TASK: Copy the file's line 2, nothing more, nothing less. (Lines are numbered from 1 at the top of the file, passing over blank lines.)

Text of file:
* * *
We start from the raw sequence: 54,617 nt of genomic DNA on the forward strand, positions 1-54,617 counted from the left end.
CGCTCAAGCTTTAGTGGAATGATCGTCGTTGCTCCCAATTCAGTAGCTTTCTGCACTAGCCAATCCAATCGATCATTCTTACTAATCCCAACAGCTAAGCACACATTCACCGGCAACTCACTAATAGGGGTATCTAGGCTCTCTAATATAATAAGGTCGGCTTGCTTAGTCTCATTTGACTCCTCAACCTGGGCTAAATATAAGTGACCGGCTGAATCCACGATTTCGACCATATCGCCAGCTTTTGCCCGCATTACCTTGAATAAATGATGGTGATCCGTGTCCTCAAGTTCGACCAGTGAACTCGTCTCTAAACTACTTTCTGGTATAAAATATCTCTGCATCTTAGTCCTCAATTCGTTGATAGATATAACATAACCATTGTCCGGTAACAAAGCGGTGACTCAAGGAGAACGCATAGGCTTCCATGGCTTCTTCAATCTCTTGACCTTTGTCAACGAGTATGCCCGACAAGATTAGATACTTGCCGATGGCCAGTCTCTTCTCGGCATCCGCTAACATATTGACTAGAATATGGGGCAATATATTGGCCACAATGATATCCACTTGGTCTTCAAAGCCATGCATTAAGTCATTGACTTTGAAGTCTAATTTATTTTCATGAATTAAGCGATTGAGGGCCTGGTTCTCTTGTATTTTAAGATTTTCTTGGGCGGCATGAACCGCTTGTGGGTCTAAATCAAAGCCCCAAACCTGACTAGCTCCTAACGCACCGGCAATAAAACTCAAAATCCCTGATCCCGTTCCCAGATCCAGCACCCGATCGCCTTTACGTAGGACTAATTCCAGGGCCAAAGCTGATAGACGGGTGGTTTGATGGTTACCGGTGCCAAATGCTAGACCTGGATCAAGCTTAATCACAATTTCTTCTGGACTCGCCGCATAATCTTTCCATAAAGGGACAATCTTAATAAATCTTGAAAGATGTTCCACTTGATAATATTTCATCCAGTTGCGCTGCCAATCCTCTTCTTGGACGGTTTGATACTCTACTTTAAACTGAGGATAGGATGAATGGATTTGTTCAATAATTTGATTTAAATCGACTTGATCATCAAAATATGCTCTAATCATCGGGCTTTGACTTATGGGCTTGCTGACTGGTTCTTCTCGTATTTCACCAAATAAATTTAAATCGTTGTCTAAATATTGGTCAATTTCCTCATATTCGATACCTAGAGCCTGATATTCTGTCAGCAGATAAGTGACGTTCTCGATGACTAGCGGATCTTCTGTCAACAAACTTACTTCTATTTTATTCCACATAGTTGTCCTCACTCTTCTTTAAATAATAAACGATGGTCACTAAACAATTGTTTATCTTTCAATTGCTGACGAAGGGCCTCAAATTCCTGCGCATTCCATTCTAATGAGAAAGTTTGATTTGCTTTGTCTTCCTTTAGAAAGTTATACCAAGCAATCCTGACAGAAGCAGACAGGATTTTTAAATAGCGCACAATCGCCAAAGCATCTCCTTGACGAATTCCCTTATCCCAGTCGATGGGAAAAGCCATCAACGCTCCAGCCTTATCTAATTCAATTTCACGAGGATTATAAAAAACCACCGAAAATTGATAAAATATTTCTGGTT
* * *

CGCTCAAGCTTTAGTGGAATGATCGTCGTTGCTCCCAATTCAGTAGCTTTCTGCACTAGCCAATCCAATCGATCATTCTTACTAATCCCAACAGCTAAGCACACATTCACCGGCAACTCACTAATAGGGGTATCTAGGCTCTCTAATATAATAAGGTCGGCTTGCTTAGTCTCATTTGACTCCTCAACCTGGGCTAAATATAAGTGACCGGCTGAATCCACGATTTCGACCATATCGCCAGCTTTTGCCCGCATTACCTTGAATAAATGATGGTGATCCGTGTCCTCAAGTTCGACCAGTGAACTCGTCTCTAAACTACTTTCTGGTATAAAATATCTCTGCATCTTAGTCCTCAATTCGTTGATAGATATAACATAACCATTGTCCGGTAACAAAGCGGTGACTCAAGGAGAACGCATAGGCTTCCATGGCTTCTTCAATCTCTTGACCTTTGTCAACGAGTATGCCCGACAAGATTAGATACTTGCCGATGGCCAGTCTCTTCTCGGCATCCGCTAACATATTGACTAGAATATGGGGCAATATATTGGCCACAATGATATCCACTTGGTCTTCAAAGCCATGCATTAAGTCATTGACTTTGAAGTCTAATTTATTTTCATGAATTAAGCGATTGAGGGCCTGGTTCTCTTGTATTTTAAGATTTTCTTGGGCGGCATGAACCGCTTGTGGGTCTAAATCAAAGCCCCAAACCTGACTAGCTCCTAACGCACCGGCAATAAAACTCAAAATCCCTGATCCCGTTCCCAGATCCAGCACCCGATCGCCTTTACGTAGGACTAATTCCAGGGCCAAAGCTGATAGACGGGTGGTTTGATGGTTACCGGTGCCAAATGCTAGACCTGGATCAAGCTTAATCACAATTTCTTCTGGACTCGCCGCATAATCTTTCCATAAAGGGACAATCTTAATAAATCTTGAAAGATGTTCCACTTGATAATATTTCATCCAGTTGCGCTGCCAATCCTCTTCTTGGACGGTTTGATACTCTACTTTAAACTGAGGATAGGATGAATGGATTTGTTCAATAATTTGATTTAAATCGACTTGATCATCAAAATATGCTCTAATCATCGGGCTTTGACTTATGGGCTTGCTGACTGGTTCTTCTCGTATTTCACCAAATAAATTTAAATCGTTGTCTAAATATTGGTCAATTTCCTCATATTCGATACCTAGAGCCTGATATTCTGTCAGCAGATAAGTGACGTTCTCGATGACTAGCGGATCTTCTGTCAACAAACTTACTTCTATTTTATTCCACATAGTTGTCCTCACTCTTCTTTAAATAATAAACGATGGTCACTAAACAATTGTTTATCTTTCAATTGCTGACGAAGGGCCTCAAATTCCTGCGCATTCCATTCTAATGAGAAAGTTTGATTTGCTTTGTCTTCCTTTAGAAAGTTATACCAAGCAATCCTGACAGAAGCAGACAGGATTTTTAAATAGCGCACAATCGCCAAAGCATCTCCTTGACGAATTCCCTTATCCCAGTCGATGGGAAAAGCCATCAACGCTCCAGCCTTATCTAATTCAATTTCACGAGGATTATAAAAAACCACCGAAAATTGATAAAATATTTCTGGTT